These are thousands of people that clean up and digitize everything from bond issues to regulatory reports, data that feeds the terminal.


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In addition the company has a pretty strong entrepreneurial culture internally. The data department is huge, and hugely important, no question. And yes on entrepreneurial culture as well… I certainly wrote a few of those plans myself when I was there. Data is the key advantage that Bloomberg has. Without accurate, comprehensive, timely data, none of the other value-adds analytics, news, social features, integrations would be viable.

And these costs are fundamentally irreducible, because the process of data curation is so complex and human-dependent. Additionally, for some but not all of the financial data sets, the data standardization problem gets more difficult the more markets you must consider. Focusing on the data problem, the opportunity that some of the companies identified in the article are going after is either in cheaply aggregating what is electronically available or — better — in figuring out ways to make new kinds of data available.

Interestingly, Barclays is said to be selling their index and analytics business; a company looking to make serious inroads in the space could do worse than start with those assets. Yes, a roll up strategy of some sort, including getting started by acquiring something like this, is probably one of the best ways of building something in the space. Goes to my point about how incredibly capital intensive it all is.

71 thoughts on “Can the Bloomberg Terminal be “Toppled”?”

SNL has the same network effect, the same brand recognition and the same business model as Bloomberg. Their secret sauce is that they offer news as well. Bankers subscribe to SNL to get information on banks, but also to read news. They have their own newsroom, and they are the first place anyone calls with banking news. Getting the data and comparing is hard, as is finding comparable banks. We dramatically simplify that process and make it easy. They came of age in a finance environment where gathering data was hard if not impossible, and they solved that.

Now that data is available new tools are needed to identify insights and move finance to the next level. I find it ironic that both Bloomberg and SNL have clung tightly to their 90s-esque interfaces. By genius or accident Bloomberg have created a great defensive market position as highlighted in this article by the difficulties to disrupt them. Their position is really a dream scenario for any VC that would have backed them early.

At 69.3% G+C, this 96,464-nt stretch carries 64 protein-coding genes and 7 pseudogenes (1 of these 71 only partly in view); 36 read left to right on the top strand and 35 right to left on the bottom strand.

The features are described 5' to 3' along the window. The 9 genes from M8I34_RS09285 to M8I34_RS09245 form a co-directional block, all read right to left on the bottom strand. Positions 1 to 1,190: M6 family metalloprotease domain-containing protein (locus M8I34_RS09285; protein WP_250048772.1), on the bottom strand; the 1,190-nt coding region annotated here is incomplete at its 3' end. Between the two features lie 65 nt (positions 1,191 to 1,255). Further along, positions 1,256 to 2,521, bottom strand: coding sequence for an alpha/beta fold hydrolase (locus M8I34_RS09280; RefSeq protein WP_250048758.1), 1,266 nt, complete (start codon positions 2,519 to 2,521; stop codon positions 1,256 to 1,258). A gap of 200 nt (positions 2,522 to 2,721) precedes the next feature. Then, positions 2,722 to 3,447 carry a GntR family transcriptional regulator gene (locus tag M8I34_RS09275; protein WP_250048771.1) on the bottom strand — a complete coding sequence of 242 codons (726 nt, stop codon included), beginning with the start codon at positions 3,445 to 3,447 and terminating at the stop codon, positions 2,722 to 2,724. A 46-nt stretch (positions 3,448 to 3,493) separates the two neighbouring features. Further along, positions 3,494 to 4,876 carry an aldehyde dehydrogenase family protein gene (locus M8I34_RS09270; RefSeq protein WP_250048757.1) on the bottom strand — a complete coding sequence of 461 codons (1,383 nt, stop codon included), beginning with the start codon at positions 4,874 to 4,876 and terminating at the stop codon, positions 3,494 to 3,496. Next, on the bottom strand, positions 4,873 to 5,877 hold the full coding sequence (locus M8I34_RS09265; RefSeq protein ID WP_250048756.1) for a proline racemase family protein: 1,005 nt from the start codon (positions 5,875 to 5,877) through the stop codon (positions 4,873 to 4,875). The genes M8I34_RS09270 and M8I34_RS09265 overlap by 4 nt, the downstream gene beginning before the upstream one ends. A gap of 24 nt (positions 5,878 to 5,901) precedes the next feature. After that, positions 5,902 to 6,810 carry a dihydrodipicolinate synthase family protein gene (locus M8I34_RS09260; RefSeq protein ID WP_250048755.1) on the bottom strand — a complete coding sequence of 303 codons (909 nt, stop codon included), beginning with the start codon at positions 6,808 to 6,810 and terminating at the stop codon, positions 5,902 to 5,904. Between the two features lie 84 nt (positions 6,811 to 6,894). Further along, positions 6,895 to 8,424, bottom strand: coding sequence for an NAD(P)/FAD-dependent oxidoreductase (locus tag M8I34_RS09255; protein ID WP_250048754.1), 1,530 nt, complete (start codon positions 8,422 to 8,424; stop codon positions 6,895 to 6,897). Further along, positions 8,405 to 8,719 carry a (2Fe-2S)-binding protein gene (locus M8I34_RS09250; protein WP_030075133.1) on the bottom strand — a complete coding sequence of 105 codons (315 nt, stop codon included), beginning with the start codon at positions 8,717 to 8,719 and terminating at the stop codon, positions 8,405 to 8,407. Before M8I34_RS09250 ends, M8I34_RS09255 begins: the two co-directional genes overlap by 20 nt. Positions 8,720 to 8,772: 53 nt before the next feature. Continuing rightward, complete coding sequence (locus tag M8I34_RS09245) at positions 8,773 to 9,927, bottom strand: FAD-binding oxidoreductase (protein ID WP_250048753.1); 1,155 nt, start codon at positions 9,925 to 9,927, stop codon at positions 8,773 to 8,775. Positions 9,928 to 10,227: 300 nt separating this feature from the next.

In addition, Reuters strategy was heavily focused on real-time data, but not on archiving and leveraging historical data for analysis. This was in direct contrast to the Bloomberg model, even though it was far more costly to execute. Finally, Bloomberg courted the buy-side early which involved giving them steep discounts in the early going, in contrast to Reuters who had been the champion of the sell-side. Would it have turned out to be a good venture investment in terms of growth, liquidity, etc.

Perhaps a topic for another day. Not to mention the first secure instant messenger, the first network to offer live status bars for users, the first modern news reader, heck, even the first app to deliver, to a mass audience, the generic concept of typing in specific resource identifiers and having specific pages appear on your screen. All of this, years before the world wide web was invented. Hi, Matt — You touch it a bit about what is below ad around financial data.

From my perspective, the opportuniy seems not to be in financial informatio but more so the data that people and machines are creating for the purposes of development. Financial information is the output of the data that the technologies create to give the markets real-time analysis. Consequently It seems like too much attention is placed on what results and not what is created.

Bloomberg prospers by providng financial information through its terminals.